This unique, respected book brings together the diverse modeling efforts of two decades of research in the Smithsonian Marine Systems Laboratory. "Dynamic Aquaria, Second Edition" integrates the fields of ecology and aquarium science to give readers a better understanding of simulated ecosystem function and ecological food webs. In a new larger format, the Second Edition presents the limitations imposed upon these webs by their compression into micro- and mesocosms. The book demonstrates mainstream ecological research alongside practical issues of aquaria construction, and successfully presents essential aspects of ecological systems in an accessible fashion. It describes the introduction and testing of numerous new techniques for simulating the functional and biodiversity of ecosystems in relatively small dimension. The Second Edition includes new advancements in the field and two new chapters on suspended particulates (inorganic and organic) and biomineralization. Approximately one-third of the photographs are entirely new. It: incorporates new information regarding simulated ecosystem function; includes new photographs and two new chapters on suspended particulates (inorganic and organic) and biomineralization; demonstrates the status of the science today and points out where newly developed techniques have worked and where they need improvement; brings up to date the relationship between biological and ecological theory and practice and the expanding concepts of living model development; demonstrates the potential and requirements needed to provide laboratory ecosystems with hands on ecological instruction; contains an inexhaustible source of organisms and their chemical products; points the way to affordable, large scale techniques to achieve exceptional waste water purities for a wide variety of domestic and industrial needs; and, provides a guide to the culture and display of organisms in their rightful milieu, the ecosystem. (source: Nielsen Book Data)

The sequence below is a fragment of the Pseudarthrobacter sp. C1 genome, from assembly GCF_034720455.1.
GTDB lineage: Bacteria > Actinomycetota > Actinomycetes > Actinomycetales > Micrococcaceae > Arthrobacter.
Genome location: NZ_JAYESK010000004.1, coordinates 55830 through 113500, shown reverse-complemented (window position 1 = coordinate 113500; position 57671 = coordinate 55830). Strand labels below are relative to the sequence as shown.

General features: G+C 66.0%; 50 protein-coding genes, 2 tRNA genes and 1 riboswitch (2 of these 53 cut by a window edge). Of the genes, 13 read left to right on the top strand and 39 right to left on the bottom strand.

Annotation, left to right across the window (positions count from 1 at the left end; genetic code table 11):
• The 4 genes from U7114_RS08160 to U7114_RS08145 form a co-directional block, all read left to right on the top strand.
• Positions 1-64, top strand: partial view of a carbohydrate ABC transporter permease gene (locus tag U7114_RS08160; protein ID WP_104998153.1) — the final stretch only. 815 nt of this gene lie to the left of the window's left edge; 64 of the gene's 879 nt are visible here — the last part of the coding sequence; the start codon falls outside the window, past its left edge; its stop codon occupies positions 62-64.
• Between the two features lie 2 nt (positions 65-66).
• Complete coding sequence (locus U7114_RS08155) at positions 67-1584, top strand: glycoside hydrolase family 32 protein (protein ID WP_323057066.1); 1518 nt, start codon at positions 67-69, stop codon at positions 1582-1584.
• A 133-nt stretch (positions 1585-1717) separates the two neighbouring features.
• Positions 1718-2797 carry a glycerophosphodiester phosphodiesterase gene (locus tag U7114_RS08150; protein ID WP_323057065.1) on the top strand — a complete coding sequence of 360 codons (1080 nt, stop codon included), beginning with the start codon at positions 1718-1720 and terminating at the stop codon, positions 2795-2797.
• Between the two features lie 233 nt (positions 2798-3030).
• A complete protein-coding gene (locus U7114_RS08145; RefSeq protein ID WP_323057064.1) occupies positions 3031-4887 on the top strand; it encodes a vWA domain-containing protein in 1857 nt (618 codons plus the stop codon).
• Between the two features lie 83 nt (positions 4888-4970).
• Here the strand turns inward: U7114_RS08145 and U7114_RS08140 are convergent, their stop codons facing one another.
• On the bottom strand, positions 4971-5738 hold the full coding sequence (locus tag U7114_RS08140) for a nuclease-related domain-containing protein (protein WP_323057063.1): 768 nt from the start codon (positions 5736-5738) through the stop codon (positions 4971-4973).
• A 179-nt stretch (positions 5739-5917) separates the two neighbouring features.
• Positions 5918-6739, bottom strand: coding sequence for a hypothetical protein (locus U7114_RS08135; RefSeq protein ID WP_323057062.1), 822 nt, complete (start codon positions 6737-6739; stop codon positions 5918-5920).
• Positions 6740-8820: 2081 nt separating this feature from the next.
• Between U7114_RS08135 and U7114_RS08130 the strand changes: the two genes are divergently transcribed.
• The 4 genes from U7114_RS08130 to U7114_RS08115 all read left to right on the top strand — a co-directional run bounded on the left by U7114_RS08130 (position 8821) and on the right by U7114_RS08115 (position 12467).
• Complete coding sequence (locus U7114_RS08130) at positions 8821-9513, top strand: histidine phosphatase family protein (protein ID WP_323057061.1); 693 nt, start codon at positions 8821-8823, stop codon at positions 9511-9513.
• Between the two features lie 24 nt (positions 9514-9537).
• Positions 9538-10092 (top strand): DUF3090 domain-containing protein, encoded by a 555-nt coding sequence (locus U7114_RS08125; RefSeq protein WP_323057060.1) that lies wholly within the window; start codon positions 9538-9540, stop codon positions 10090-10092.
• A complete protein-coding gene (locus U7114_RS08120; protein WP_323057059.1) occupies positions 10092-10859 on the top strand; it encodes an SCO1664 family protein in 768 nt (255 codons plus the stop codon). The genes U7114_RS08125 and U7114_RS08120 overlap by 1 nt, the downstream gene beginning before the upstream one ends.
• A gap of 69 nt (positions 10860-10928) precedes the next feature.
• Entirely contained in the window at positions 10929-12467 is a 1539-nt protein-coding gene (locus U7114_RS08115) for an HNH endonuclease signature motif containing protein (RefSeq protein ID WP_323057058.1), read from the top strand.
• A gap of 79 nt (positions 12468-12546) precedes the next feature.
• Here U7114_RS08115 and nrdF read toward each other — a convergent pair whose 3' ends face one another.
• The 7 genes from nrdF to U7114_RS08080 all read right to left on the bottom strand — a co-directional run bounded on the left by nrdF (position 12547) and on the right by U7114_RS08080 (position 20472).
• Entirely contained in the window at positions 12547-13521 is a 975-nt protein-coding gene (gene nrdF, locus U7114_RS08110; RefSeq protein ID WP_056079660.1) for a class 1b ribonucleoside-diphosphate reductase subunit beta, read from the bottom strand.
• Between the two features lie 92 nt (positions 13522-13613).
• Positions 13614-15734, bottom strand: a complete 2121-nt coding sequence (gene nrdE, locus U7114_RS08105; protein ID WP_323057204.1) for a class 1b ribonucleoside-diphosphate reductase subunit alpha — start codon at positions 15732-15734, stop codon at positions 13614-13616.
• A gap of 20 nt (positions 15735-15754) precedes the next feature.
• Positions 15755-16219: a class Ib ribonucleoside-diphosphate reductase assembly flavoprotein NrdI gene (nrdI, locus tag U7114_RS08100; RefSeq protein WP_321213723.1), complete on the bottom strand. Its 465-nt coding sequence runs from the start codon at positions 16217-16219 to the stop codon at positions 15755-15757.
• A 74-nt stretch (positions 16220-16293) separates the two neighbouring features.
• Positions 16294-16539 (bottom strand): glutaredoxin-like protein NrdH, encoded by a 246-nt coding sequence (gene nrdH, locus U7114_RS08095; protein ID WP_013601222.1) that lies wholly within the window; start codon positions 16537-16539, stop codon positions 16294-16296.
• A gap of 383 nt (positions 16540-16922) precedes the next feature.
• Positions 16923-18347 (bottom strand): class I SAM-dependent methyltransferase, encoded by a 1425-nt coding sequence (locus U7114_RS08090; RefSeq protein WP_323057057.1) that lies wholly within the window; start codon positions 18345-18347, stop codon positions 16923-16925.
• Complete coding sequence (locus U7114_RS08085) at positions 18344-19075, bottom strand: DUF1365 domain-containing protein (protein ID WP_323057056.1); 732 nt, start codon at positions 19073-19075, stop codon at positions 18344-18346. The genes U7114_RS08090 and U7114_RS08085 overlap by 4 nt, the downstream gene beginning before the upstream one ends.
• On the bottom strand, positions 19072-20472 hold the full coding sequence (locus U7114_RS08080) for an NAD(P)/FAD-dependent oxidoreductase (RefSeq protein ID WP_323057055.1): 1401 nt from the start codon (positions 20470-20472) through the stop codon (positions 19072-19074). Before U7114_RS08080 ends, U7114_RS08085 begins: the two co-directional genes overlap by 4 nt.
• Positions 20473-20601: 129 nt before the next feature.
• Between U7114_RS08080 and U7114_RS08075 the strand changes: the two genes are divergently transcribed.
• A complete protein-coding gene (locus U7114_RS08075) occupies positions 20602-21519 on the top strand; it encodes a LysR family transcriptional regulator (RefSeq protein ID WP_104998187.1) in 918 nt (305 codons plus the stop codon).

3rd ed. - London, UK ; Bulington, MA, USA : Academic, 2007.
Book — xvi, 508 p.,  p. of plates : ill. (some col.), maps ; 29 cm.
1. Introduction Part I: Physical Environment
2. The Envelope: Physical Parameters and Energy State
3. Substrate: The Active Role of Rock, Mud, and Sand
4. Water Composition: Management of Salinity, Hardness, and Evaporation
5. The Input of Solar Energy: Lighting Requirements
6. The Input of Organic Energy: Particulates and Feeding Part II : Biochemical Environment
7. Metabolism: Respiration, Photosynthesis, and Biological Loading
8. Organisms and Gas Exchange: Oxygen, Carbon Dioxide, pH, and Alkalinity
9. The Primary Nutrients-Nitrogen, Phosphorus, and Silica: Limitation and Eutrophication
10. Biomineralization and Calcification: A Key to Biosphere and Ecosystem Function
11. Control of the Biochemical Environment: Filters, Bacteria, and the Algal Turf Scrubber Part III: Biological Structure
12. Community Structure: Biodiversity in Model Ecosystems
13. Trophic Structure: Ecosystems and the Dynamics of Food Chains
14. Primary Producers: Plants That Grow on the Bottom
15. Herbivores: Predators of Plants and Omnivores, Predators of Plants and Animals
16. Carnivores: Predators of Animals
17. Plankton and Planktivores: Floating Plants and Animals and Their Predators
18. Detritus and Detritivores: The Dynamics of Muddy Bottoms
19. Symbionts and Other Feeders Part IV: Ecological Systems in Microcosms, Mesocosms, and Aquaria
20. Models of Coral Reef Ecosystems
21. A Subarctic/Boreal Microcosm: Test of a Biogeographic Model
22. Estuaries: Ecosystem Modeling and Restoration: Where Fresh and Salt Waters Interact